Following a dirt path into Los Angeles’ wild past
Mulholland Drive has always been one part dirt, one part sky and two parts imagination. Ninety years ago it appeared, along with other visions perhaps not equally majestic, in the mind of the chief engineer of the Los Angeles Water Department. Being a “make it so” sort of fellow, William Mulholland raised a million bucks and, 11 years later, one of the nation’s first scenic parkways scooted along the spine of the Santa Monica Mountains.
Since then, it has become a cultural icon, international shorthand for body drops and lovers’ trysts, for ultra-cool celebrities and canyon-echoing bacchanals, for a local wildness that refuses to be tamed even by the encroaching miles of strip malls and swimming pools. The sudden sweep of headlights, the powdery scratch of rubber against loose gravel, the lap of the Valley falling away into light-punctured darkness -- Mulholland is as much genre as thoroughfare.
And that’s the part that’s paved. The part that’s not -- about nine miles between Santa Maria Road and Encino Hills Drive -- is proof of what many people have suspected for years: At least part of Los Angeles exists in a dimension separate from the rest of the world.
If you want to know why people came to the pueblo back when there was no water, no palm trees, no Charlie Chaplin, back when surfing was a bizarre ritual conducted on islands thousands of miles away, if you want to know why people still come, even as they keen about smog and traffic, crime and housing prices and the vacuous Left Coast, all you have to do is walk along the stretch of road known as Dirt Mulholland.
About a mile and a half west of the 405 there is what looks like a fire road proceeding through a series of gates. It is part of the original two-lane parkway, and it heads up to the crest of the mountains, past an abandoned Nike missile control site. It forms the northern border of what is now known as the Big Wild: 20,000 acres of parkland stretching almost from Mandeville Canyon Road to Topanga Canyon Boulevard.
“It’s the nation’s largest metropolitan wildlife area,” says Reva Feldman, chief operation officer for the Mountains Recreation and Conservation Authority, which oversees the land, including Dirt Mulholland. As recently as 1999, the group added 1,500 acres above Mandeville Canyon -- the WestRidge-Canyon Back Wilderness Park. “It was slated to be developed for more than 500 homes,” Feldman says. “It was a significant victory for us because it was the largest single piece of open space left in Los Angeles.” A mountain biker, Feldman spends a fair amount of time on Dirt Mulholland. “There is no place in the city like it,” she says. “No views in the city like it.”
Heading west, on the left are hills Irish-green in the springtime, with glimpses of Pacific Palisades and the ocean on a clear day, and on the right is the San Fernando Valley, rolled out like a rug. The only sounds are the wind and the rusty call of crows, the satisfying crush of feet on rocky soil and the whiz of the occasional mountain biker sailing downhill.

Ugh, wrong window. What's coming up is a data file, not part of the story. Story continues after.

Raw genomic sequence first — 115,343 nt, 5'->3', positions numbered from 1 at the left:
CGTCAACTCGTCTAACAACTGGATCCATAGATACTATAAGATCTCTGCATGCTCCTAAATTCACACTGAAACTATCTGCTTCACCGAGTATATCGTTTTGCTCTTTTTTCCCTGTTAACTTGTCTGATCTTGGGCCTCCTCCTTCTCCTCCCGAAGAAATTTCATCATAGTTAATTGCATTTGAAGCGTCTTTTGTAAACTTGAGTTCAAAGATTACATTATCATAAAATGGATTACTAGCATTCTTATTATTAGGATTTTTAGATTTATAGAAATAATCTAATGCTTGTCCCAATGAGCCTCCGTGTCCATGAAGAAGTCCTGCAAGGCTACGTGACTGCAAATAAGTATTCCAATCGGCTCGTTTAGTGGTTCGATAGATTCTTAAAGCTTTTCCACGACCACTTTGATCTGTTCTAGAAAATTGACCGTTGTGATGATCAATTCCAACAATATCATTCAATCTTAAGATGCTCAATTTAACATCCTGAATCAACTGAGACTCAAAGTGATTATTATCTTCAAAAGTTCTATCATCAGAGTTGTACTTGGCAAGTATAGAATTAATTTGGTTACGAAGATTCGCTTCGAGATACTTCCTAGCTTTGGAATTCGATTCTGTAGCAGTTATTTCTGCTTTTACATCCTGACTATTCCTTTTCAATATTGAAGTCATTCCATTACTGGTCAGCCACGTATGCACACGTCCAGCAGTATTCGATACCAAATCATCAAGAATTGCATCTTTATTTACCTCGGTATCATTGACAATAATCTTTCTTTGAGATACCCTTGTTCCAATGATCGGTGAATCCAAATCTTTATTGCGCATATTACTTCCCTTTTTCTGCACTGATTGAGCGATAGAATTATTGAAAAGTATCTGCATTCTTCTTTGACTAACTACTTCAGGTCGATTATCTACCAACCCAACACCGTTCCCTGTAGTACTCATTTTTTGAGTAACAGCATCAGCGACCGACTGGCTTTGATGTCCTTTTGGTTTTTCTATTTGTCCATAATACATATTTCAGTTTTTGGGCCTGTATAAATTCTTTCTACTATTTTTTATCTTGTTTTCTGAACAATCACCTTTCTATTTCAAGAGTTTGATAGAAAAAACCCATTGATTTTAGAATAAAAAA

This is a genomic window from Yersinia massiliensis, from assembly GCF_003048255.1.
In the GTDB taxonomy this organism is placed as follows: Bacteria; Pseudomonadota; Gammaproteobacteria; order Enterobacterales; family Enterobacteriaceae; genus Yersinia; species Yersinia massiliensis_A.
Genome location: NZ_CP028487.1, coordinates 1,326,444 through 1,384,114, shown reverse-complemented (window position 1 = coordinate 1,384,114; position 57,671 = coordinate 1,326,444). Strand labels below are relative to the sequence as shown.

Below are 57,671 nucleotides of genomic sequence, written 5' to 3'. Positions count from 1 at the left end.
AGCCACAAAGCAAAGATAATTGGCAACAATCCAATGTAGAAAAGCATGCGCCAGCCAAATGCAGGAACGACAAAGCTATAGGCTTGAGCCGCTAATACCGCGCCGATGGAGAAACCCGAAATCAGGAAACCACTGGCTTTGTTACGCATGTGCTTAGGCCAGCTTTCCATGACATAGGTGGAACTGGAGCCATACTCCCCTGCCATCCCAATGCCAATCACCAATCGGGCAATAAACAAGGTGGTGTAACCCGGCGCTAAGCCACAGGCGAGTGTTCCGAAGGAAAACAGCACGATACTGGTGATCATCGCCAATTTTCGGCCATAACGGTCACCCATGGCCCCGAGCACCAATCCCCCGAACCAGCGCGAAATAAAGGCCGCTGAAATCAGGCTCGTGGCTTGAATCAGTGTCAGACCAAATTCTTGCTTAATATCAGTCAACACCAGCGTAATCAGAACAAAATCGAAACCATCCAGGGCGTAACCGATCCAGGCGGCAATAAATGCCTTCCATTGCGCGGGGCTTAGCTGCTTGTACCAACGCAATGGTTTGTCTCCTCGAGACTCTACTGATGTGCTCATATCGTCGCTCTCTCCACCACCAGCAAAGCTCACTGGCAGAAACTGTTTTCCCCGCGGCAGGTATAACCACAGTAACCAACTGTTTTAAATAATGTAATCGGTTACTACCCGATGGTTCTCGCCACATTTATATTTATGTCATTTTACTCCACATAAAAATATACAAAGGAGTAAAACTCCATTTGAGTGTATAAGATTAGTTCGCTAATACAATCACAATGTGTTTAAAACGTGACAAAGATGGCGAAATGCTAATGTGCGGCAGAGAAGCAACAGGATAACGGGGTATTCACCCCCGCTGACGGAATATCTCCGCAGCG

The sky is close enough to accidentally bump; planes taking off from Burbank seem to be at eye level. You are on the edge of the Earth, riding on the shoulder of some giant as he strides through the wilderness. That there is a world, much less a city, nearby seems highly unlikely until about a half-mile up the road, when you approach what is left of the entrance kiosk to LA96C.
One of 16 missile control sites established around Los Angeles during the Cold War, LA96C was a small compound -- barracks, generator, water tanks, radar tower -- used to guard the skies above L.A. It was abandoned in 1968 but the buildings remained, a weird bit of Cold War history jutting from the scrub above the Encino Reservoir. The city of Los Angeles bought it in 1995 and turned it into San Vicente Mountain Park. Like much of the land surrounding Dirt Mulholland, it’s managed by the Mountains Recreation and Conservation Authority, which added bathrooms, picnic tables and a ranger residence.
But more important, the group kept and fixed up the radar tower. At 1,950 feet, LA96C occupies one of the highest points in the city. Gazing southeast from the tower’s round platform, downtown looms against the sky like Oz; to the west shines the luminous seam between ocean and sky.
Eight years ago, rumors of plans to pave Dirt Mulholland sent up a cloud of protest, Jack Nicholson and Don Henley being two of the more prominent voices. The outcry was so great that the conservancy applied for national landmark status for Dirt Mulholland. The request was denied, but the talk of paving it ceased. Then during the 1997 El Nino rains, the city closed most of the washed-away road to vehicles. It was simply never reopened -- west of the LA96C is now reserved for foot and paw and bicycle tire.
Other trails into the Big Wild branch off from Mulholland -- the stout of heart and lung could hike or bike to Rustic Canyon or Topanga Canyon or even Will Rogers State Historic Park. Hundreds of folks, says Walt Young, chief ranger of the Mountains Recreation and Conservation Authority, show up on foot and bikes during weekend days, entering from all approaches to lose themselves in the real wild side of the city.
On a recent Saturday when the sky was laughably blue and the clouds followed their own shadows over the hills and out to sea, mountain bikers outnumbered the hikers and dog walkers by about three to one. Up and over the hills they went, through tunnels of grass and wildflowers, throwing up grit and small stones in their wake, traveling along the top of the world, five minutes from the 405, 10 minutes from the nail parlors and burger joints of Ventura Boulevard.
Parkway preservationists like to say that 90% of the second-largest city in America lives within 15 miles of Mulholland Drive.
Standing on the last few miles of one man’s dream of dirt and sky, that seems simply and gorgeously impossible.